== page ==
Even though Missouri plans to distribute the first round of COVID-19 vaccinations later this month, the state health department is predicting a post-Thanksgiving surge in cases could happen as early as this weekend or next week.

Randall Williams, director of the Missouri Department of Health and Senior Services, said Friday that the state isn't out of the woods even with the promise of a vaccine around the corner.

“As we come out of Thanksgiving — at least as we look around the country and look at here in the Midwest — we are in a better position than we’ve been in,” Williams said. “However, all of us in the country, including the Midwest, are having increased cases compared to what we had last summer.”

The health department on Friday reported 18,211 new cases in the past week, or roughly 2,600 new cases a day on average. At least 89 people have died in the past week, according to the agency. Case reports over the next week should show whether there's been an increase following Thanksgiving family gatherings, Williams said.

The next step of combating the coronavirus is prioritizing vaccines. During an online news conference Friday, Williams told reporters about the state's vaccination plan, which prioritizes giving vaccines to all hospital workers, nursing home residents and nursing home staff by the end of the year.

Vaccines will be available to all hospital staffers, including cleaning workers and clergy, he added. Once the initial groups receive their first and second doses of the vaccine, Missouri plans to open vaccinations to teachers, essential workers and people at higher risk of getting seriously ill from COVID-19.

At-risk groups include people age 65 and older, people with diabetes or other high-risk illnesses, racial minorities, people struggling with homelessness, and people living and working in group homes. Staff at critical manufacturing sites also will be eligible.

Williams said the Department of Health and Senior Services is particularly focused on encouraging vaccinations among racial minorities, whom Williams said have historically had concerns about vaccinations “for good reasons.”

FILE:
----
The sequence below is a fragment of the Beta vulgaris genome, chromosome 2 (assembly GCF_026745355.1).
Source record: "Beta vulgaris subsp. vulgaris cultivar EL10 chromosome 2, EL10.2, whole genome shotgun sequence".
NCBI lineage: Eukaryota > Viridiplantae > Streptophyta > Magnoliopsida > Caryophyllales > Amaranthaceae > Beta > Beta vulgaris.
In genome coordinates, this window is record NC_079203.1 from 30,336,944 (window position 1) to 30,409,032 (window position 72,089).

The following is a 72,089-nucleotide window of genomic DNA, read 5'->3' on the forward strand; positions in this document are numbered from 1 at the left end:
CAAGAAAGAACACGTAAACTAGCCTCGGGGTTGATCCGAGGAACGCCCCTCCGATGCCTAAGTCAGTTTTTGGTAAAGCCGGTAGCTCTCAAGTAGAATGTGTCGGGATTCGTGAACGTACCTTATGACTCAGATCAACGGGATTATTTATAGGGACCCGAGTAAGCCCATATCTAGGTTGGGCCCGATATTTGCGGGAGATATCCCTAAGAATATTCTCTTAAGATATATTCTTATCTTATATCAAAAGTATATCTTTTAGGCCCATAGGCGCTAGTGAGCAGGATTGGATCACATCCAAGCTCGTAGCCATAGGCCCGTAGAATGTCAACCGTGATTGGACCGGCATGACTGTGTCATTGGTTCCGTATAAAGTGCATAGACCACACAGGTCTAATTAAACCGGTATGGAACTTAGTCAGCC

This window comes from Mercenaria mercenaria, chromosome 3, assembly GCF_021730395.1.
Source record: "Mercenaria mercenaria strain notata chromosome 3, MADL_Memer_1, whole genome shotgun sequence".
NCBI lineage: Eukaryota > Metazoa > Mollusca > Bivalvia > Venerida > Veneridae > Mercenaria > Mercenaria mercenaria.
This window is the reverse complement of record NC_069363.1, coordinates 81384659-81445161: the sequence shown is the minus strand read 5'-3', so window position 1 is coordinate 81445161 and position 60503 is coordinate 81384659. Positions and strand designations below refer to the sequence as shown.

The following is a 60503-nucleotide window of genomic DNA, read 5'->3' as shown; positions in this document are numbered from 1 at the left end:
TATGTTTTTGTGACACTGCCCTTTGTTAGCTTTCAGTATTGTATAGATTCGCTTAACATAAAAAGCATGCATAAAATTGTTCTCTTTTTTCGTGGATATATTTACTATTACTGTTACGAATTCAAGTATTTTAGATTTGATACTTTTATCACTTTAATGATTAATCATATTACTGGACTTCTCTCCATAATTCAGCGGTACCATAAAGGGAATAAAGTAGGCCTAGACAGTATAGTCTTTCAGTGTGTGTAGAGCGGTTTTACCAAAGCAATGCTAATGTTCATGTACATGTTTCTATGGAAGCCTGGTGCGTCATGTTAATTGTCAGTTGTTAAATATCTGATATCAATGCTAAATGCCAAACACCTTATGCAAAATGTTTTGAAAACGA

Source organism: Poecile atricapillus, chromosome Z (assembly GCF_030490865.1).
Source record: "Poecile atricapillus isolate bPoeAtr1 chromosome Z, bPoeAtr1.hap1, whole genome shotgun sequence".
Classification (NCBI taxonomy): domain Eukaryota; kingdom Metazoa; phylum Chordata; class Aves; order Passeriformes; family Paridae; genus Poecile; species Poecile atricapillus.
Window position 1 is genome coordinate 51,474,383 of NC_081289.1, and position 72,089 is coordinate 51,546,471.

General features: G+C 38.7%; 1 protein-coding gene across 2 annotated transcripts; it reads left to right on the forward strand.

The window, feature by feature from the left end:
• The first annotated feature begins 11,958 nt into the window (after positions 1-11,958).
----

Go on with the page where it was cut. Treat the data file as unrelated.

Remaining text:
“We're very sensitive to that,” he said, “especially based on what we've learned: that those communities can be more vulnerable.”

A vaccine will initially become available in a limited quantity once it is proved safe and effective, when it is approved for emergency use authorization by the Food and Drug Administration, and when the Advisory Committee on Immunization Practices has provided its recommendations on the use of the vaccines.

The state is expecting to receive nearly 340,000 doses of vaccines from Pfizer and Moderna later this month. Williams said this should be enough to cover everyone in the priority groups.

“There’s about 58,000 long-term care residents right now, and our maximum capacity at our 1,300 facilities is about 80,000,” he said. “There’s about 70,000 staff that take care of them. We have about 15,000 physicians in Missouri and close to 6,000 medical students. Then, we have 130,000 nurses.”

The vaccinations will be distributed to sites under a contract with the Centers for Disease Control and Prevention, Walgreens and CVS. Williams said Missouri plans to begin vaccinating nonessential workers in May. Anyone in the state who wants a vaccine should be able to receive one by July or August, he said.

“We’ll have the services of the National Guard through March, so we’re very much looking at ways to use them logistically,” said Williams. “They’ve been such a tremendous help with our testing.”

Lisa Cox, spokeswoman for DHSS, said the vaccine will be free, but providers are allowed to charge an administration fee. She said that no one should be denied a vaccine because of financial reasons.

Williams said in order to reach herd immunity, about 75% of Missourians would need to be vaccinated.

The Associated Press contributed to this report.

About vaccines

The Missouri Department of Health and Senior Services and partners across the state continue to make preparations in advance of a vaccine arrival, which is anticipated to take place by the end of 2020. The Centers for Disease Control and Prevention Advisory Committee on Immunization Practices has identified the purposes of a COVID-19 vaccine as:

• Decrease death and serious disease.

• Preserve functioning of society.

• Reduce extra burden that COVID-19 is having on people already facing disparities.

• Increase the chance for everyone to enjoy health and well-being.

To learn more about COVID-19 vaccine developments, visit MOStopsCOVID.com.

Source: Office of Gov. Mike Parson

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News reporter

Kimberly Barker is a news reporter for The Globe who covers Northeast Oklahoma, Southeast Kansas, as well as Carl Junction, Carthage and Webb City.